The Government of Alberta has approved funding for a permanent 42 bed supportive housing complex and as many as 30 new intox spaces in an effort to address the ongoing issues of homelessness and opioid addiction in Lethbridge.

The housing complex project, which carries a price tag of $11 million, will provide support to homeless adults who have complex issues that may include substance abuse.

The province has also announced $1.6 million in funding for up to 30 new intox spaces in Lethbridge. The sites provide intoxicated people with a safe place to sober up and access service programs including housing and health care. Intox sites also reduce the disruptions neighbourhoods and businesses experience when intoxicated individuals are present.

“I know we have a crisis because I can see the growing homelessness and overdose rates that are very high compared to other cities in Lethbridge,” said Shannon Phillips, MLA for Lethbridge-West. “We also have a homelessness issue, we have issues related to petty crime, we have issues related to the vibrancy and safety in the downtown.”

“In all of that, the province needs to respond.”

The devastating fallout from the opioid crisis has been prevalent in Lethbridge for years and continues to expand within the community.

“The current trends seem to indicate this is getting worse,” explained Richard Hildebrand, Chief of Fire and Emergency Services for the City of Lethbridge. “The potency of these drugs and the uncertain natures of different batches of drugs that have come through has meant that we’ll go through spurts where we are attending dozens and dozens of these calls every day.”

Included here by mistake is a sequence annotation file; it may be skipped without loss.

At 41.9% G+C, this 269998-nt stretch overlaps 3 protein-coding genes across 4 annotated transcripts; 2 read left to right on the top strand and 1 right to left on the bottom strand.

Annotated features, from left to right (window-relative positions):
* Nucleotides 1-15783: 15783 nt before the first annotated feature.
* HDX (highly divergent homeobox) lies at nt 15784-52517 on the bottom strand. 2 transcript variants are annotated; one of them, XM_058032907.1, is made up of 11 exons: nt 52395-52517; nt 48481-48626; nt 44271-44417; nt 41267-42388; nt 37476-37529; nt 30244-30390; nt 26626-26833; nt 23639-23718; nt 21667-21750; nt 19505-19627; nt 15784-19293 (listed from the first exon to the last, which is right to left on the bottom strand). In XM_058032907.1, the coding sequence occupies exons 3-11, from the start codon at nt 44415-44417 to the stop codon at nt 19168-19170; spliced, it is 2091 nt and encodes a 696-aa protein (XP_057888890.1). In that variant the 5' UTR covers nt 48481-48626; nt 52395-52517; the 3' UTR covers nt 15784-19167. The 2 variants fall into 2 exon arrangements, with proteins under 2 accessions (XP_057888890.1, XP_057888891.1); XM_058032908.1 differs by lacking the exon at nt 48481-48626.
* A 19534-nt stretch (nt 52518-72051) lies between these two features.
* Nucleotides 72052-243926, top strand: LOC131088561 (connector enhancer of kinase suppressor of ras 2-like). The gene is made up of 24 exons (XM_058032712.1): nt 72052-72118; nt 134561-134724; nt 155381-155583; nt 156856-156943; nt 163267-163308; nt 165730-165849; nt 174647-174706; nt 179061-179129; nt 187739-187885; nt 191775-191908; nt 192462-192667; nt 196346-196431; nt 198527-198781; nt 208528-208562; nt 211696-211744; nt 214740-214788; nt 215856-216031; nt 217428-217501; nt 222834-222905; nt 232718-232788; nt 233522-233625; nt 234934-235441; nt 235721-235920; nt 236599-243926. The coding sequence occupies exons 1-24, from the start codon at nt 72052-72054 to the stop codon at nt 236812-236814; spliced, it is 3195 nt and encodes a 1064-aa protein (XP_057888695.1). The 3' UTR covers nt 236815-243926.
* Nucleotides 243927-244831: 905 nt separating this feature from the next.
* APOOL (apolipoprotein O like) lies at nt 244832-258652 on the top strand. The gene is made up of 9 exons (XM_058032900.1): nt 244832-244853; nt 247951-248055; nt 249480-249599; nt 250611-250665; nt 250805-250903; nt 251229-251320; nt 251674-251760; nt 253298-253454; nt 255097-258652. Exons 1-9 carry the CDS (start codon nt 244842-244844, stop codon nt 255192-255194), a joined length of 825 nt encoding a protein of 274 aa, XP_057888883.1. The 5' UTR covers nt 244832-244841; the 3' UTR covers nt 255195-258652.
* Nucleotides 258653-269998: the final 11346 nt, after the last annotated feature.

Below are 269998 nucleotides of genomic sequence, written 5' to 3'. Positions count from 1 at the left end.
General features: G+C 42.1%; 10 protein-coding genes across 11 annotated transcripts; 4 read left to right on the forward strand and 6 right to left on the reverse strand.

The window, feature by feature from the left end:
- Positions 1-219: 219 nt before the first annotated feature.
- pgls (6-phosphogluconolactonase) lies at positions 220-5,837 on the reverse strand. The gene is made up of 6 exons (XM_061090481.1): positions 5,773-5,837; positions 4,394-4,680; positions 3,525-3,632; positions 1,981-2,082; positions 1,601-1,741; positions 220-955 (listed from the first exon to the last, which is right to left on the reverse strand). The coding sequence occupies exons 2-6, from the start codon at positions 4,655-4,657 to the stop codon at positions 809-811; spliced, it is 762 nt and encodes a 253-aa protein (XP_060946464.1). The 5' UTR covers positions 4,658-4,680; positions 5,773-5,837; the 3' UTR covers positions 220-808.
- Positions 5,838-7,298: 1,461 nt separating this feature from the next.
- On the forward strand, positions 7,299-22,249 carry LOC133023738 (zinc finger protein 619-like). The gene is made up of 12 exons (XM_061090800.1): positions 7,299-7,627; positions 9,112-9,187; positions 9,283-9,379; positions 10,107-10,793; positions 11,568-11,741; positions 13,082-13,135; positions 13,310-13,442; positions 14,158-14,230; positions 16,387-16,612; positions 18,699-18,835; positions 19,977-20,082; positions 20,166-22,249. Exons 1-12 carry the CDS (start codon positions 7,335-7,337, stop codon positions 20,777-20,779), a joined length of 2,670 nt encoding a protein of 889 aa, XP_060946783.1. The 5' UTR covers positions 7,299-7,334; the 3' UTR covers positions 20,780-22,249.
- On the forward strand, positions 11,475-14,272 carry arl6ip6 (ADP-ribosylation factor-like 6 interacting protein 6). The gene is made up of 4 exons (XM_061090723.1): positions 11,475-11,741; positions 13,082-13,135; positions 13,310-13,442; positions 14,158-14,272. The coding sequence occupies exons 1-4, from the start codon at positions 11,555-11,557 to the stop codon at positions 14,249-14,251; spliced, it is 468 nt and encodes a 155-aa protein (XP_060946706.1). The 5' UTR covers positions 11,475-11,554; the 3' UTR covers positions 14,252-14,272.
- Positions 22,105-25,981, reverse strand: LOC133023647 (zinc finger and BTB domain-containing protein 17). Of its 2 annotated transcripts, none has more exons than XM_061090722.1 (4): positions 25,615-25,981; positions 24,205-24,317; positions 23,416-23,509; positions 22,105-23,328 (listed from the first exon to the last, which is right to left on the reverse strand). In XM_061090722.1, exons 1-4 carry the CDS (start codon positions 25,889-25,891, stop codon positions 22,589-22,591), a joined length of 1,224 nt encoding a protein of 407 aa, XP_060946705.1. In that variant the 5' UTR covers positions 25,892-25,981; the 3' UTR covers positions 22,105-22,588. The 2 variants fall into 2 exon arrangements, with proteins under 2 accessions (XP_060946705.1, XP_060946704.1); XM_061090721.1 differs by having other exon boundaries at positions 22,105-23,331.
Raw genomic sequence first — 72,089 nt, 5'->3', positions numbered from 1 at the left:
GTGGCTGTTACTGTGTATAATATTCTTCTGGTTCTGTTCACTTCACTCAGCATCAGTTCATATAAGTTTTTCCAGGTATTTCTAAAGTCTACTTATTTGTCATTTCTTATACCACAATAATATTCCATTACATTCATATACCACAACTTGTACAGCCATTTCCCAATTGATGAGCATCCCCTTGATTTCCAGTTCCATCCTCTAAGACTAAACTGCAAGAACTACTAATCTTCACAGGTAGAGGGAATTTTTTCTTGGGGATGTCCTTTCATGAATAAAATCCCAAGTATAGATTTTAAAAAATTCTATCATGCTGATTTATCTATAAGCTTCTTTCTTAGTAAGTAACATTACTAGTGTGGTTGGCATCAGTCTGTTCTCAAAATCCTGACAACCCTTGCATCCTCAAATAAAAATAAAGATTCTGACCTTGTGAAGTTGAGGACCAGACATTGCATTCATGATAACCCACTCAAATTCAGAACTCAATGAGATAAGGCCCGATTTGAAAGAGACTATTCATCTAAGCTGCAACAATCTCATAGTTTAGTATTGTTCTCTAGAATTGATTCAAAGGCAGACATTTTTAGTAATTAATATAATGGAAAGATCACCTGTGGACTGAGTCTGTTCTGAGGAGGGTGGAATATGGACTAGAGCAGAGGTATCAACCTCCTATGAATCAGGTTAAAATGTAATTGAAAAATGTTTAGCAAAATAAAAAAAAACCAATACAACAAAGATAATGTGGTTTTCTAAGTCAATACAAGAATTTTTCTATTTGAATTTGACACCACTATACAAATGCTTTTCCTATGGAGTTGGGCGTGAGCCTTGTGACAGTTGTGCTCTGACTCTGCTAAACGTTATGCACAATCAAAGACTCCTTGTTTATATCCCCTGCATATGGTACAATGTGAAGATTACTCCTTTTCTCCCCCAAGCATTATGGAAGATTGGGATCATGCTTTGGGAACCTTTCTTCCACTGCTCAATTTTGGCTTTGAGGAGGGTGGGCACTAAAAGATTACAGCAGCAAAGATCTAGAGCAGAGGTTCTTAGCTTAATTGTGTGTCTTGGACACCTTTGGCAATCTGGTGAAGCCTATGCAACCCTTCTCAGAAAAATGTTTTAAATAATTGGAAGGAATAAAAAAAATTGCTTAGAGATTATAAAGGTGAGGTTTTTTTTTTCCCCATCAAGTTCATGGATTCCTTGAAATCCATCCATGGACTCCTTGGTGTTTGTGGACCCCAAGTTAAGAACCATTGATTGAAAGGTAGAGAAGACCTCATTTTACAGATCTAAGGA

According to the Government of Alberta, 17 people died in Lethbridge in the first six months of 2018 as a result of an apparent opioid overdose.

A supervised consumption site in the city has proven to be one of the busiest in Canada. The site, operated by ARCHES (AIDS Outreach Community Harm Reduction Education & Support Society), has been visited by clients more than 71,000 times since it opened in February 2018.  ARCHES staff reversed more than 620 overdoses in the consumption site’s first eight months of operations.

Chief Rob Davis of the Lethbridge Police Service says the housing complex and intox sites are positive steps but the opioid crisis will remain an uphill battle. “The announcements today do start to address some of the root causes to this problem and hopefully we can get ahead of it,” said Davis. “Until them, there’s no question we will continue to respond to these events, we will continue to lose some people in the community as a result of these opioid overdoses.”

The location of the new housing complex has not been determined and the province has not provided a planned timeline for its opening.

With files from CTV’s Terry Vogt